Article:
Title: The Farm

Author: Joanne Ramos

Date Finished: 5/22

Finished: Yes

Format: Audio

Ranking Out of 10: 7

Notes: This is another story about people whose lives are highly foreign to me, but the author does a fantastic job of putting me in their shoes and helping me understanding their decisions. The plot is excellent and I enjoyed the story. However, I had a hard time buying into the concern that one of the main characters had that propelled her to the climax of the book. I also had a hard time accepting the about-face of another main character at the end of the book and the related epilogue. Neither of those worked terribly well for me. This book hit on some really interesting themes and ideas, though, and is worth a read. And I’d bet a lot of people absolutely love this book and don’t have the same issues with it that I do.

 

Title: Sing, Unburied, Sing

Author: Jesmyn Ward

Date Finished: 6/1

Finished: Yes

Format: Audio

Ranking Out of 10: 7 

Notes: I wanted to try another Ward story. This one is more recent and was also a hard read about people with really hard lives, but didn’t feel as raw as Salvage the Bones, There was a supernatural element to it, which maybe softened the blow of reading about drug addicts (and their kids) living in poverty, but that supernatural elements was actually the main reason I didn’t like this book as much as I did the other one.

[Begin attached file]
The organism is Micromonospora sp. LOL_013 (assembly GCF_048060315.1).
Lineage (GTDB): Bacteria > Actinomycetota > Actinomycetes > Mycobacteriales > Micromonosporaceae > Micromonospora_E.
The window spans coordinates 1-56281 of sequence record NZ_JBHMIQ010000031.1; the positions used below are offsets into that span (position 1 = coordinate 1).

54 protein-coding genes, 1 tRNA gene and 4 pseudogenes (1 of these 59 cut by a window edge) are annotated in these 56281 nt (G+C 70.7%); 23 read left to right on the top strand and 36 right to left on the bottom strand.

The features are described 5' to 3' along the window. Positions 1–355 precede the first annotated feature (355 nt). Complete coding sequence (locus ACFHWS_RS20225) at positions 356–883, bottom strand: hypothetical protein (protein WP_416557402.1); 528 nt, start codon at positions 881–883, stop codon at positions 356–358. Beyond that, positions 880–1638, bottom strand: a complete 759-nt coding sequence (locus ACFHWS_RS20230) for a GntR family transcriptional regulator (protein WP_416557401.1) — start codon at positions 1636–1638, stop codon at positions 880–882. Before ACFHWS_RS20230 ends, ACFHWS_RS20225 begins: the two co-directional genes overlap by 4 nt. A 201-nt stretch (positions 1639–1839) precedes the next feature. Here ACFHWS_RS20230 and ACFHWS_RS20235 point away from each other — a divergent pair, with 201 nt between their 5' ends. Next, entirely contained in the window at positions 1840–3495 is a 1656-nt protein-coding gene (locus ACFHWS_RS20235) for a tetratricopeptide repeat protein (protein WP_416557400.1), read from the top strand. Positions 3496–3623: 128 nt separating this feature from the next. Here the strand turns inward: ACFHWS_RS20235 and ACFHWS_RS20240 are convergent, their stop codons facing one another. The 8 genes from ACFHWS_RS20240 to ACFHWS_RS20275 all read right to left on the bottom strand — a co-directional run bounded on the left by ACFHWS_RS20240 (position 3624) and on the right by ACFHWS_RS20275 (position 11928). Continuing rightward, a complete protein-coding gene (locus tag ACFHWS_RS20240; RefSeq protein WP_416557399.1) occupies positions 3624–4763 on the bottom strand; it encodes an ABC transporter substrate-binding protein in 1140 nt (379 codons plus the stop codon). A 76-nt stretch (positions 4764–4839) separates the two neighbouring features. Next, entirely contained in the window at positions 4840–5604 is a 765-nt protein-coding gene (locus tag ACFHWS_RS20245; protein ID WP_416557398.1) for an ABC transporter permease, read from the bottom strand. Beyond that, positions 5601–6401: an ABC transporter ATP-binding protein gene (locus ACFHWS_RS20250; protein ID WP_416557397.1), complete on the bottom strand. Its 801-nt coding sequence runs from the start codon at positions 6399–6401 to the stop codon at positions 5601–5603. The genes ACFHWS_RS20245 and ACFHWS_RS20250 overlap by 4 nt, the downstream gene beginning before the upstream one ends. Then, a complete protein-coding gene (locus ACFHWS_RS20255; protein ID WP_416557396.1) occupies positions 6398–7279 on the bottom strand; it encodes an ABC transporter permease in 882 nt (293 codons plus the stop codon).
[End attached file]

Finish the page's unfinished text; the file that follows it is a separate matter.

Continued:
Title: Sea Wife

Author: Amity Gaige

Date Finished: 

Finished: Yes

Format: Audio

Ranking Out of 10: 7

Notes: Gaige is a master of stories about relationships. It’s been quite a while since she published anything, so I anticipated this book almost as much as I did The Starless Sea. This one was different from her others though. It was more experimental and had different elements that, for diehard Gaige fans like me, are unexpected from her. But her prose, ah, my heart. There was line after line after that I had to stop to think about. The form was…just…different. I’m not the biggest fan. It takes a big turn in plot about halfway through, in a good way at first because some things become clear or you realize they aren’t what you thought they were going to be. But then not in a good way because you wonder what the story is trying to be. And I didn’t like the political bits. And like Tana French’s The Witch Elm, when the story is over, it just keeps going. There was a lot of extra “story” that really didn’t need to be there. But you should still read this.